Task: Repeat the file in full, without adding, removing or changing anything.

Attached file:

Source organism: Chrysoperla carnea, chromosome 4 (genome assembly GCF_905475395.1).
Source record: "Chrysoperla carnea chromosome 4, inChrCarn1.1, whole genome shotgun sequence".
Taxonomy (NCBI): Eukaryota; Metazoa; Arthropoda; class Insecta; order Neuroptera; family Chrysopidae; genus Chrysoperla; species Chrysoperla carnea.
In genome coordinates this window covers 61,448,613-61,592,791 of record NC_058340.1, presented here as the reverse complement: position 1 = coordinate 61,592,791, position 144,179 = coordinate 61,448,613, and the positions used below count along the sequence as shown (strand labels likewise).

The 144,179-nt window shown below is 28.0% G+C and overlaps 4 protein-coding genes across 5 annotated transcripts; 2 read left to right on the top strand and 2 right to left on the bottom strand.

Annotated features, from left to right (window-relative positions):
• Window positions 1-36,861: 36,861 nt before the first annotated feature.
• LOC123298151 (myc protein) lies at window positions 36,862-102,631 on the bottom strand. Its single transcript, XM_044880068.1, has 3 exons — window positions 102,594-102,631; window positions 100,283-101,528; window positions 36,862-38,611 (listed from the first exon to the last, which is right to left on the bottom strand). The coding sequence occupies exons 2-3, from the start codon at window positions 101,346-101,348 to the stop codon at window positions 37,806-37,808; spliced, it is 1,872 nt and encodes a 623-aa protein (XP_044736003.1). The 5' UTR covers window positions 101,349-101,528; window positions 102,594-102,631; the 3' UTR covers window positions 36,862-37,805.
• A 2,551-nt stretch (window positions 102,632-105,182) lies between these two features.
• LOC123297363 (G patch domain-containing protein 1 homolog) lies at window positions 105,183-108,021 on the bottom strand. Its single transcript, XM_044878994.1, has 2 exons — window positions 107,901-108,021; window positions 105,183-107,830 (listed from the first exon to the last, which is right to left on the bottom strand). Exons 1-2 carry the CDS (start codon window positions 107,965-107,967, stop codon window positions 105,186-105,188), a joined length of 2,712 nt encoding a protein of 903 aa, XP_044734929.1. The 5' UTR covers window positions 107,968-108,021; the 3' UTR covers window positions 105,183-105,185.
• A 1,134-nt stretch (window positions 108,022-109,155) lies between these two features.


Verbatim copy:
Source organism: Chrysoperla carnea, chromosome 4 (genome assembly GCF_905475395.1).
Source record: "Chrysoperla carnea chromosome 4, inChrCarn1.1, whole genome shotgun sequence".
Taxonomy (NCBI): Eukaryota; Metazoa; Arthropoda; class Insecta; order Neuroptera; family Chrysopidae; genus Chrysoperla; species Chrysoperla carnea.
In genome coordinates this window covers 61,448,613-61,592,791 of record NC_058340.1, presented here as the reverse complement: position 1 = coordinate 61,592,791, position 144,179 = coordinate 61,448,613, and the positions used below count along the sequence as shown (strand labels likewise).

The 144,179-nt window shown below is 28.0% G+C and overlaps 4 protein-coding genes across 5 annotated transcripts; 2 read left to right on the top strand and 2 right to left on the bottom strand.

Annotated features, from left to right (window-relative positions):
• Window positions 1-36,861: 36,861 nt before the first annotated feature.
• LOC123298151 (myc protein) lies at window positions 36,862-102,631 on the bottom strand. Its single transcript, XM_044880068.1, has 3 exons — window positions 102,594-102,631; window positions 100,283-101,528; window positions 36,862-38,611 (listed from the first exon to the last, which is right to left on the bottom strand). The coding sequence occupies exons 2-3, from the start codon at window positions 101,346-101,348 to the stop codon at window positions 37,806-37,808; spliced, it is 1,872 nt and encodes a 623-aa protein (XP_044736003.1). The 5' UTR covers window positions 101,349-101,528; window positions 102,594-102,631; the 3' UTR covers window positions 36,862-37,805.
• A 2,551-nt stretch (window positions 102,632-105,182) lies between these two features.
• LOC123297363 (G patch domain-containing protein 1 homolog) lies at window positions 105,183-108,021 on the bottom strand. Its single transcript, XM_044878994.1, has 2 exons — window positions 107,901-108,021; window positions 105,183-107,830 (listed from the first exon to the last, which is right to left on the bottom strand). Exons 1-2 carry the CDS (start codon window positions 107,965-107,967, stop codon window positions 105,186-105,188), a joined length of 2,712 nt encoding a protein of 903 aa, XP_044734929.1. The 5' UTR covers window positions 107,968-108,021; the 3' UTR covers window positions 105,183-105,185.
• A 1,134-nt stretch (window positions 108,022-109,155) lies between these two features.